UNITED STATES DISTRICT COURT EASTERN DISTRICT OF CALIFORNIA
February 26, 2013
ROBERT W. WASHINGTON,
D. G. ADAMS, WARDEN, RESPONDENT.
The opinion of the court was delivered by: Jennifer L. Thurston United States Magistrate Judge
FINDINGS AND RECOMMENDATIONS TO DENY PETITION FOR WRIT OF HABEAS CORPUS (Doc. 1) ORDER DIRECTING THAT OBJECTIONS BE FILED WITHIN TWENTY DAYS
Petitioner is a state prisoner proceeding pro se counsel with a petition for writ of habeas corpus pursuant to 28 U.S.C. § 2254.
Petitioner is in custody of the California Department of Corrections and Rehabilitation ("CDCR") serving an indeterminate sentence of thirty-two years to life plus a determinate sentence of twenty-three years, pursuant to a June 7, 2006 judgment of the Superior Court of California, County of Kern (the "Superior Court"), for one count each of assault with a semi-automatic firearm (Cal. Pen. Code § 245(b)), and making a criminal threat (Cal. Pen. Code § 422(a)), and two lesser-included misdemeanors. (Lodged Document "LD" 19 (Clerk's Transcript on Appeal ("CT") 126; 236-237; 240-246). The jury also found that Petitioner had suffered nine prior "serious" or "violent" felonies (Cal. Pen. Code §§ 667 and 667.5), and found true a special allegation of personal use of a firearm (Cal. Pen. Code § 12022.5(a)). (LD 21, pp. 3-4).
Petitioner subsequently filed a direct appeal, raising challenges to four jury instructions and 2 two challenges to his sentence, in the California Court of Appeals, Fifth Appellate District (the "5th DCA"), which affirmed the conviction in an unpublished on January 8, 2008. (LD 4). On March 12, 4 3 2008, the California Supreme Court denied Petitioner's Petition for Review. (LD 11; 12). Petitioner 5 filed a state habeas petition in Superior Court that was denied on December 16, 2008, raising the three 6 claims of ineffective assistance of counsel. (LD 5; 6). On February 20, 2009, the 5th DCA denied 7 Petitioner's subsequent state habeas petition. (LD 7; 8). The California Supreme Court denied 8 Petitioner's final state petition on September 17, 2009. (LD 9; 10). 9
On October 1, 2009, Petitioner filed the instant petition, raising the three grounds for relief relating to ineffective assistance of counsel. (Doc. 1). On October 26, 2009, Petitioner filed an addendum to the petition and a motion to supplement the petition with five additional claims exhausted in his direct appeal, including the instructional and sentencing challenges. (Doc. 10). Through an administrative error, the Court did not rule on Petitioner's October 26, 2009 motion before Respondent filed an answer to the original petition and its three ineffectiveness claims on May 17, 2010. (Doc. 24). Petitioner duly filed his Traverse to the original Answer on August 25, 2010. (Doc. 30). Because the Traverse addressed issues raised in the addendum, Respondent objected and filed a motion to permit a sur-Reply. (Doc. 31). On September 13, 2010, recognizing the error, the Court granted Petitioner's motion to supplement his original petition with the five claims contained in the addendum and granted Respondent additional time to file an Answer to those new claims. (Doc. 32). On November 12, 2010, Respondent filed a supplemental Answer (Doc. 34), and on June 22, 2011, Respondent filed a supplemental Traverse. (Doc. 39).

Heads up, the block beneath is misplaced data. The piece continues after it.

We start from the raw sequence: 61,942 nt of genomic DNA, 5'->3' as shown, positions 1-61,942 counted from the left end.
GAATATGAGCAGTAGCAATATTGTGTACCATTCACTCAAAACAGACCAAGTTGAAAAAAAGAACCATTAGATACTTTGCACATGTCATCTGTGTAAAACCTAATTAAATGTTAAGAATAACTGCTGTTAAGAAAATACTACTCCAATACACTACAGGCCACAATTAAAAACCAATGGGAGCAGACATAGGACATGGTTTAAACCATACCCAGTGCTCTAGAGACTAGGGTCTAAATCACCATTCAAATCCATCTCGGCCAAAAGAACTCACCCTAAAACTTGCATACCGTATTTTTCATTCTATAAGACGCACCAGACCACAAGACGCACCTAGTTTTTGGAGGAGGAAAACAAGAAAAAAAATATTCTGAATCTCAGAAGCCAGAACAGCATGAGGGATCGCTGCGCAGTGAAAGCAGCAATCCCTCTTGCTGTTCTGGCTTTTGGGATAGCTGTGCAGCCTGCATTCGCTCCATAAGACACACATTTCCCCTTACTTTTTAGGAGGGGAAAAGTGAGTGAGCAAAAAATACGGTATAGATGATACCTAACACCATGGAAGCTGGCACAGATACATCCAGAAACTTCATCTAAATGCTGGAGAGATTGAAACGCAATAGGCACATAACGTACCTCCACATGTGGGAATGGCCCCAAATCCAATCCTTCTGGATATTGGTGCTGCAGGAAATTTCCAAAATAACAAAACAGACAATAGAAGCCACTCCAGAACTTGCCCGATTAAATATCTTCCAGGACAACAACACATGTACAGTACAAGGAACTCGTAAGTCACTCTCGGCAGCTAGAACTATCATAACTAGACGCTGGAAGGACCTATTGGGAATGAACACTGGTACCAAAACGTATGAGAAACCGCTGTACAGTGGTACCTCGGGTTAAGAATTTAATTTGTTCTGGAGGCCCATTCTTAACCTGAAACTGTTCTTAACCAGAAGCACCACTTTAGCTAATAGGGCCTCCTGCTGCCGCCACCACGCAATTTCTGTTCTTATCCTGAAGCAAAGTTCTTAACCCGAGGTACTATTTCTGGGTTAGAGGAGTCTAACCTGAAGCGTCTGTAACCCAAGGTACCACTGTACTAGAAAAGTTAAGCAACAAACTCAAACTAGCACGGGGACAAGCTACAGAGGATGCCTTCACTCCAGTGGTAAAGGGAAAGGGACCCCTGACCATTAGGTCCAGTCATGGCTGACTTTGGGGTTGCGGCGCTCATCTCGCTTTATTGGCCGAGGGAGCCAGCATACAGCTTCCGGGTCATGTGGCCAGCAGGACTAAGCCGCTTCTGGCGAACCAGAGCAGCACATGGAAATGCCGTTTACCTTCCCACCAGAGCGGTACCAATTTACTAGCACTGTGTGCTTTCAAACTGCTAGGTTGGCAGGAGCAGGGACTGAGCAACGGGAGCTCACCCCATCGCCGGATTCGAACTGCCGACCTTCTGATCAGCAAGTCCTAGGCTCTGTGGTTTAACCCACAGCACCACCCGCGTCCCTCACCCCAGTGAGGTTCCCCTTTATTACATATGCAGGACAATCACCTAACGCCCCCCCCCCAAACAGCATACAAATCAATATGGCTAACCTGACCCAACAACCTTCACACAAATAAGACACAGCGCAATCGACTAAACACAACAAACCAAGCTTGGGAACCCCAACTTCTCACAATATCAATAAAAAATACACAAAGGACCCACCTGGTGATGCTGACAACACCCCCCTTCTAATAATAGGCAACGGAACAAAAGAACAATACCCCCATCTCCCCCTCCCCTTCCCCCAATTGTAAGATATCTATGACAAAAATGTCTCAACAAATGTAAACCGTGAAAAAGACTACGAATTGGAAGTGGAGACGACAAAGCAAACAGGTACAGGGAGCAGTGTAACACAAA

Respondent concedes that all eight grounds for relief in the petition and supplemental petition have been fully exhausted. (Doc. 24, p. 7; Doc. 34, p. 2).
The 5th DCA's unpublished decision does not contain a summary of the pertinent facts in the case since Petitioner raised only instructional and sentencing issues in his direct appeal. However, in his first state habeas proceeding, the Superior Court's written decision contains a brief statement of facts that the Court will adopt:
The incident occurred on or about March 16, 2006. At the time, April Sumlin and Montez Sumlin Sr., an ex-spouse [were] estranged. Ms. Sumlin began a romantic relationship with 2 petitioner. Apparently, as gleaned from the transcript of the preliminary hearing, petitioner and Mr. Sumlin Sr. had argued because April Sumlin informed Montez Sumlin Sr. that he better 3 pick up their children because she was afraid of petitioner. Meanwhile, April Sumlin informed petitioner that she wanted to put [petitioner's] remaining belongings on the front step of the apartment where Montez Sumlin resided. What ensued during the evening was that Mr. 4 5 Montez Sumlin was punched by petitioner and struck on the back of his head by an automatic weapon after opening a gash requiring several staples to close. When Mr. Jeffrey Davis was 6 awakened by the commotion, he came out to investigate. Petitioner brandished the weapon by pointing it at the face of Davis and threatening to kill him if he did not go back into the apartment. Petitioner ran to the car where Ms. Sumlin was sitting with her son Montez Sumlin, 7 8 Jr. and left her premises.
(LD 6, pp. 1-2).
Relief by way of a petition for writ of habeas corpus extends to a person in custody pursuant to the judgment of a state court if the custody is in violation of the Constitution, laws, or treaties of the United States. 28 U.S.C. § 2254(a); 28 U.S.C. § 2241(c)(3); Williams v. Taylor, 529 U.S. 362, 375 n. 7 (2000). Petitioner asserts that he suffered violations of his rights as guaranteed by the United States Constitution. The challenged conviction arises out of the Kern County Superior Court, which is located within the jurisdiction of this court. 28 U.S.C. § 2254(a); 28 U.S.C.§ 2241(d).